–  Have students speak spontaneously about a topic.  They may have a list of 30 topics such as restaurant or 30 situations such as  problems in the classroom  but they do not know which topic they will have.  Students can practice talking about any topic by asking  and answering  questions about any topic.
– Have students talk based on a picture. They do not describe the picture but use it as a context for their speaking. For example, they see a picture of a soccer game  and pretend to be a player in the game. Or one student interviews another student who knows about the situation.

Let’s make speaking assessments include the speaking for the final to be ones in which students speak spontaneously to more closely represent real-life speaking.

——–

My Spanish spontaneous speaking activities (25+) includes Modified Speed Dating (Students ask partner a question from a card-whole class), Structured Speaking (Students substitute in or select words to communicate in pairs), Role Playing (Students talk as people in pictures or drawings from 2-4 people), Speaking Mats (Can talk using a wide variety of nouns, verbs and adjectives to express their ideas- pairs or small group), Spontaneous Speaking (based on visuals or topics in pairs), and Grammar speaking games (pairs or small group). Available for a nominal fee at Teacherspayteachers: http://bit.ly/tpthtuttle. I have a series of modern language visual stories (the beach, the city, school, etc.) for two students to role play; the restaurant role play involves four students. Can use in any language since there are just visuals, no words.

My book, Improving Foreign Language Speaking Through Formative Assessment, and my book, Formative Assessment, Responding to Students, are available at http://is.gd/tbook

What type of reading should be on a modern language test?

For me, the purpose of a modern language course  is to teach the modern language so students can use it. Therefore, I become confused when I see a test in which students read a modern language passage  and then have to answer questions about it  in English. I used that type of testing when I took Latin over 50 years ago. I hope that modern language methodology has changed since then. That  type of testing is a translation testing. That type of testing raises some questions:
– Why is it more important for the students to translate than for them to use the modern language?
– Cannot we teach them  reading techniques to be able to read and answer in the modern language?
– Why are we giving them a reading exercise that is harder than reading in the modern language?  If they are answering questions in the modern language, they can look for the same or similar words in the passage to find the answer.  If they are working in English, they have to translate the words into Spanish to find the answer.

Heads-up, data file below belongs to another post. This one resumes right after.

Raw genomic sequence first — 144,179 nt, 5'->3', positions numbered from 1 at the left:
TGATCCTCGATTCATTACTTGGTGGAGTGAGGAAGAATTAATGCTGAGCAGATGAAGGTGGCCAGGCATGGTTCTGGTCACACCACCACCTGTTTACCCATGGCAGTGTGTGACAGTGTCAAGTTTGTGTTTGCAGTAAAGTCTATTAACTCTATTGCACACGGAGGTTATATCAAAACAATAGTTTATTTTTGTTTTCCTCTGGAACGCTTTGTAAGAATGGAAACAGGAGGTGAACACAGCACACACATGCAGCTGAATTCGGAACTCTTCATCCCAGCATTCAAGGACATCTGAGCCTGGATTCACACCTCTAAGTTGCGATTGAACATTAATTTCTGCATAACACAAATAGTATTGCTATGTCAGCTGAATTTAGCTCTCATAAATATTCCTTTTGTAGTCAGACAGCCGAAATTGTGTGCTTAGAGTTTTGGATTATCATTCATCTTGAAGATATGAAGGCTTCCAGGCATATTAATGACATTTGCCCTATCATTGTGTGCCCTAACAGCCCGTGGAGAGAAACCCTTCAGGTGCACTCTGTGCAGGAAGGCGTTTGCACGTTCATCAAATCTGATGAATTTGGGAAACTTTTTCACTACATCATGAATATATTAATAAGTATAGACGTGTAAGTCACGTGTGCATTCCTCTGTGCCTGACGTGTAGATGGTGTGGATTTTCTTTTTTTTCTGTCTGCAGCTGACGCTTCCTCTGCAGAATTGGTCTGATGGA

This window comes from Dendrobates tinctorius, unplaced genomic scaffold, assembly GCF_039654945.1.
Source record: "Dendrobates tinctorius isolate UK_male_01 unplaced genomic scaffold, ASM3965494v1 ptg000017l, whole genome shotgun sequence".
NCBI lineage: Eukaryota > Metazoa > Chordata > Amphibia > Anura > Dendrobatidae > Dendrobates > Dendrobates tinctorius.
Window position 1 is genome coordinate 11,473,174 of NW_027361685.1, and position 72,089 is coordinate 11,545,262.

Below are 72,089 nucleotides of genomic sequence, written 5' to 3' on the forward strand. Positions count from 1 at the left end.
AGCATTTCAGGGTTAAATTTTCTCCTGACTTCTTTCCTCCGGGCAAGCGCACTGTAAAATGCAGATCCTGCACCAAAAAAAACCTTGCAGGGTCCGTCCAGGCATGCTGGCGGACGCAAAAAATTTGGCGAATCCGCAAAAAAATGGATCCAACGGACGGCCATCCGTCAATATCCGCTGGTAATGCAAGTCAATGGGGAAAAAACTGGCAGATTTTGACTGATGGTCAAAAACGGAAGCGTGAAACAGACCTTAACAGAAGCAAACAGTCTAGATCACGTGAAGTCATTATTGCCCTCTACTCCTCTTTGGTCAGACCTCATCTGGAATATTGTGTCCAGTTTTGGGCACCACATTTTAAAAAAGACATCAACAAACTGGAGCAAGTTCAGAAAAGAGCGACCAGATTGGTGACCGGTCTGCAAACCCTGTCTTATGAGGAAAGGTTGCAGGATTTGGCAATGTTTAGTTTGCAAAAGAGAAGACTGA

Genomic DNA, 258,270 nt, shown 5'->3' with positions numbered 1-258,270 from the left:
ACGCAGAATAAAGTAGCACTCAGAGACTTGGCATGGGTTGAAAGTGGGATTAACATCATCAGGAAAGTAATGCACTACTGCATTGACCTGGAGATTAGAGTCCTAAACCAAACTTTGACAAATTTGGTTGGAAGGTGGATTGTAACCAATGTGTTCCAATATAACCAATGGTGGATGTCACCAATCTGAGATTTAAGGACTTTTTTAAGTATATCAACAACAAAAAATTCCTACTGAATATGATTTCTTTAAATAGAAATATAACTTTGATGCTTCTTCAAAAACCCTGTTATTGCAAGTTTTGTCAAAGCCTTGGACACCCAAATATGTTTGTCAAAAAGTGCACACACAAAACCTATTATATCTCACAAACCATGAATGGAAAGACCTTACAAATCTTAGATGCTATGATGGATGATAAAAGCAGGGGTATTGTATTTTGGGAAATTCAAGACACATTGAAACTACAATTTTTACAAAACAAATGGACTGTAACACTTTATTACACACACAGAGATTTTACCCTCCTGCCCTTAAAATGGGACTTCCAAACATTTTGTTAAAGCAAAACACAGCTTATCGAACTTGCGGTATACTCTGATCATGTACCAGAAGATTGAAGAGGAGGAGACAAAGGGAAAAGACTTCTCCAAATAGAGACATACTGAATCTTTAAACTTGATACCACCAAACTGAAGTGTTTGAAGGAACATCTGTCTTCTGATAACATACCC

I teach my students three simple techniques that allow them to successfully read in the modern language:
1) Answer the question word. If the question word asks “How many…?, they look for a number.
2)  Look for the answers in the passage in order.  First find the answer to question one, then look for the answer to question, etc.  If students know that the answer to question four follows the answer to question three, they can logically find the answer.
3) Look for the same words or similar words  in the question and in the passage.  The writer may use a synonym such as  boy for youth. If the question asks, “When did he eat the hamburger?”, the reader can look for these words in the passage and, probably, if there are two or more of those words, find  the answer.

With these techniques, they can answer literal or factual questions very successfully. With more practice, they can answer higher level reading such as inference and interpretation with the language.

Let’s move to in-language  reading testing instead of  translation reading. Let’s show our students that we believe they can read and understand in the modern language.

My Spanish spontaneous speaking activities (25+) includes Modified Speed Dating (Students ask partner a question from a card-whole class), Structured Speaking (Students substitute in or select words to communicate in pairs), Role Playing (Students talk as people in pictures or drawings from 2-4 people), Speaking Mats (Can talk using a wide variety of nouns, verbs and adjectives to express their ideas- pairs or small group), Spontaneous Speaking (based on visuals or topics in pairs), and Grammar speaking games (pairs or small group). Available for a nominal fee at Teacherspayteachers: http://bit.ly/tpthtuttle. I have a series of modern language visual stories (the beach, the city, school, etc.) for two students to role play; the restaurant role play involves four students. Can use in any language since there are just visuals, no words.

My book, Improving Foreign Language Speaking Through Formative Assessment, and my book, Formative Assessment, Responding to Students, are available at http://is.gd/tbook